Before I get to the astronomical rally in cheese futures that I know you have been eagerly awaiting, let’s take a look at what the Federal Reserve said last night in one of its most defining monetary policy meetings in a decade. As we discussed recently, the market knows that global central banks need to end crisis-era monetary policy. Those same central banks therefore face the challenge of how to begin that process without spooking the market by admitting that the helping hand that has preserved monetary and financial stability since the pandemic broke out needs to be taken away. The Fed’s decision showed last night that the easiest way to do this was to stick to its story that the hand doesn’t need to be retracted and therefore the not-so-invisible hand of the Reserve will continue to guide markets with ample liquidity, negative real rates of interest and ample asset purchases. Just as predicted, the Dollar has sold off and, for now, markets look ahead to the June policy meeting for the real discussions to begin.
The take away memo of last night’s dovish Federal Reserve meeting was that the central bank is “still not thinking about tapering” monetary support. To put that in context, that’s a little bit like a driver of a vehicle heading towards a cliff-edge and claiming they’re still not thinking about breaking. Treasury yields immediately fell to 1.61% on a generic ten-year note given the expectation that the Fed will continue to kick the can down the road and provide for ultra-accommodative policy further into the future than expected. The Dollar followed yields lower, breaking through 1.21 versus the Euro for the first time since February. During the pandemic, the Federal Reserve’s balance sheet has almost doubled from approximately 4, to just shy of 8 trillion Dollars.
The accumulation of assets on the Fed’s balance sheet alongside record low interest rates has provided the loosest monetary conditions in the United States ever. At 8 trillion Dollars, the Fed’s accumulation of assets represents a value of more than one third of US GDP. To think that the QE programmes that have allowed the balance sheet to swell to these levels have been necessitated to fill holes in private demand within once healthy markets shows the hurdle that the US economy and Fed will have to surmount to reach monetary, economic and financial normality. The longer the programme goes on and the longer the Fed staves off the market, the harder this correction and taper tantrum could be. USD has weakened for now therefore, however, as even lower yields and ever loose monetary conditions continue in a high growth environment, the potential spill over into inflation will create immense tail risks to the Dollar.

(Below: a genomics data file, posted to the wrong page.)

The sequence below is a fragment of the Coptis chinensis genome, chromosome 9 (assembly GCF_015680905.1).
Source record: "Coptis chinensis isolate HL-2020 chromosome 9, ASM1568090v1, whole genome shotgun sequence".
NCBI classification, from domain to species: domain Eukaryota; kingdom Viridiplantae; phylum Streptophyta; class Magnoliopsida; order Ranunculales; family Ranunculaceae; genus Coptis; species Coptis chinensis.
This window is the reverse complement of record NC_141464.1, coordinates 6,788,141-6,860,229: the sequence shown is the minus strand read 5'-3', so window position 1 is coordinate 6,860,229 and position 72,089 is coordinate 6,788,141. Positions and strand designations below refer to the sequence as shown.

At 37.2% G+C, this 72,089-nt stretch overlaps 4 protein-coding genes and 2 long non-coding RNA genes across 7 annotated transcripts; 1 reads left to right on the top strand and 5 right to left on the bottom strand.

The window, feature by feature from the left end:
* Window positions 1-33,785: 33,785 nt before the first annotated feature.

Surely this can’t be Gouda for the US economy in the long run… and that reminds me… cheese futures..! Did you know that the Chicago Mercantile exchange added blocks of cheese to its range of traded futures contracts last year? Designed, as is any futures contract, to allow buyers and sellers to hedge their exposure to assets in a secured yet open market environment, the cheese futures are traded in blocks of 20,000 lbs (9 tonnes). Cheese futures trading activity has soared since the beginning of the year with open interest in the asset jumping fivefold since the start of the year. The start of the American grilling season (apparently that’s a thing) alongside the recovery in US restaurant sales as the economy opens have accompanied a rising price per pound of the commodity. If you’re thinking of speculating on the commodity, mind out for the nature of futures markets as some are deliverable upon expiry.. eDAM that’s a lot of cheese!
Discussion and Analysis by Charles Porter